Rice approves new Ph.D. at the cutting-edge of biological research
Rice University has established a new doctoral program that encompasses several of the 21st century’s hottest research fields in life sciences. The new interdisciplinary degree program in systems, synthetic and physical biology (SSPB) was approved this week by Rice’s Faculty Senate and is set to enroll its first students in fall 2013.
The SSPB program is a joint venture between the George R. Brown School of Engineering and the Wiess School of Natural Sciences.
“Systems, synthetic and physical biology is a new field that combines experimental and theoretical approaches to solve both fundamental and applied problems in the biosciences, biotechnology and medicine,” said SSPB Program Director Michael Deem, Rice’s John W. Cox Professor in Bioengineering and professor of physics and astronomy.
Deem said SSPB is a rapidly emerging field in life sciences, and doctoral students are particularly interested in studying SSPB because of projected job growth in the field in coming years.
“SSPB is at the heart of reading, understanding and using the molecular language of life to both construct and deconstruct the genetic circuits that determine how cells operate, interact with one other and adapt to their environments,” Deem said. “We need to decode and truly understand this language to use it to reprogram cells and create new organisms that produce tissues, biofuels, materials, medicines and other useful products.”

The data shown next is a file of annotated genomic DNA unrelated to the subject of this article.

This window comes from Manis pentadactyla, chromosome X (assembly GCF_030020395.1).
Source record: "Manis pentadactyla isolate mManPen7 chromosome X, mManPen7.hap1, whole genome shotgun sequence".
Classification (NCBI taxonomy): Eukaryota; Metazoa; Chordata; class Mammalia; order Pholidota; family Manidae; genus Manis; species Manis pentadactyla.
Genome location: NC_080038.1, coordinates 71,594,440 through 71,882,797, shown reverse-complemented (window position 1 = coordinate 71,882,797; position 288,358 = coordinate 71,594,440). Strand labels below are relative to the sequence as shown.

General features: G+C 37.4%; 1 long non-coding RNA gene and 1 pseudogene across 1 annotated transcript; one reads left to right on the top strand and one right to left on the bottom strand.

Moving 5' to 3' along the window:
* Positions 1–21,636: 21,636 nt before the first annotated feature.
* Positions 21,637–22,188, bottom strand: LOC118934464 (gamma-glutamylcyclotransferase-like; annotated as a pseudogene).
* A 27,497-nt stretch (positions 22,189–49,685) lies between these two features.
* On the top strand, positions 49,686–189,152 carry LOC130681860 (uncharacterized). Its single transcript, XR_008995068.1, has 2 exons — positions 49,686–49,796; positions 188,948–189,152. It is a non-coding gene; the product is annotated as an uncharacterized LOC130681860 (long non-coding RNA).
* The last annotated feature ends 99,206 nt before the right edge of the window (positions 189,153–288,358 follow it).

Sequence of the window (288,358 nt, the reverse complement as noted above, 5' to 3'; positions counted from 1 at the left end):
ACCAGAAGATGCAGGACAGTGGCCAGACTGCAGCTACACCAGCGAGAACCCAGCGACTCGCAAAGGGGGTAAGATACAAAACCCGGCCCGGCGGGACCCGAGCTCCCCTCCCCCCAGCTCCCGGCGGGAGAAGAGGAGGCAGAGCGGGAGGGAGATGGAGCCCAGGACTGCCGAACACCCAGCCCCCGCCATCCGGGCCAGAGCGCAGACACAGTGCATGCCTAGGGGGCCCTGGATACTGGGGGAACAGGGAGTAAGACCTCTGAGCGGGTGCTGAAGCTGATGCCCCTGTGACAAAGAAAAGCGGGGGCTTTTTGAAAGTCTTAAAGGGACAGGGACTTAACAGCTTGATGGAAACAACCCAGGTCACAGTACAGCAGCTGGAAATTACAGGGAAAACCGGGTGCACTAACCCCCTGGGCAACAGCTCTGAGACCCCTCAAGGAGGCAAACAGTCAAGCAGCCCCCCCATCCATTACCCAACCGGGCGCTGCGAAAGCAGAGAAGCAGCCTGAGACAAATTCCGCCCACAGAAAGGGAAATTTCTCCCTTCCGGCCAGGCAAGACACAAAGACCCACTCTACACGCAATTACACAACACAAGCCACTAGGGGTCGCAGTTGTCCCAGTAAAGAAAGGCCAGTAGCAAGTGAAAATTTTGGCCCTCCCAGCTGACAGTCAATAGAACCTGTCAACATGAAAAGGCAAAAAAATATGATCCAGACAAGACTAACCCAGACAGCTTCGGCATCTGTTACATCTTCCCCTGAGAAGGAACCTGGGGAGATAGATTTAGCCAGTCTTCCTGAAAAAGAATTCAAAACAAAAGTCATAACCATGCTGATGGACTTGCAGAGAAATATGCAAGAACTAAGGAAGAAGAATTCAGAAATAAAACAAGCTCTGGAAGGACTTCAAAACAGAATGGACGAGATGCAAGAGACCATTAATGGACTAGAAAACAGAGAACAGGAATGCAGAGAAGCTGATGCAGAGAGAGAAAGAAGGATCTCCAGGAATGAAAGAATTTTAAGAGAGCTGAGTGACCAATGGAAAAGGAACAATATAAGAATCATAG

Rice’s SSPB degree candidates will complete a required curriculum that includes courses from both the schools of Engineering and Natural Sciences. The program will also foster new collaborative research partnerships within the Texas Medical Center.
“Systems biology is transformational in our understanding of biology, just as synthetic biology empowers the design of new biological constructs,” said Dan Carson, dean and the Schlumberger Chair of Advanced Studies and Research at Rice’s Wiess School of Natural Sciences. “The combination of these two fields with the quantitative approach of physical biology has led to a truly wonderful intellectual environment for graduate students.”
More than 30 faculty from eight academic departments are participating in SSPB, including program founders Yousif Shamoo, professor of biochemistry and cell biology; Marek Kimmel, professor of statistics and of bioengineering; and Oleg Igoshin, assistant professor of bioengineering.
“The timing is right for this program,” said Edwin L. “Ned” Thomas, the William and Stephanie Sick Dean of Rice’s Brown School of Engineering. “This is a true partnership between the schools of Natural Science and Engineering, and it has the potential to put Rice at the front of this emerging field.”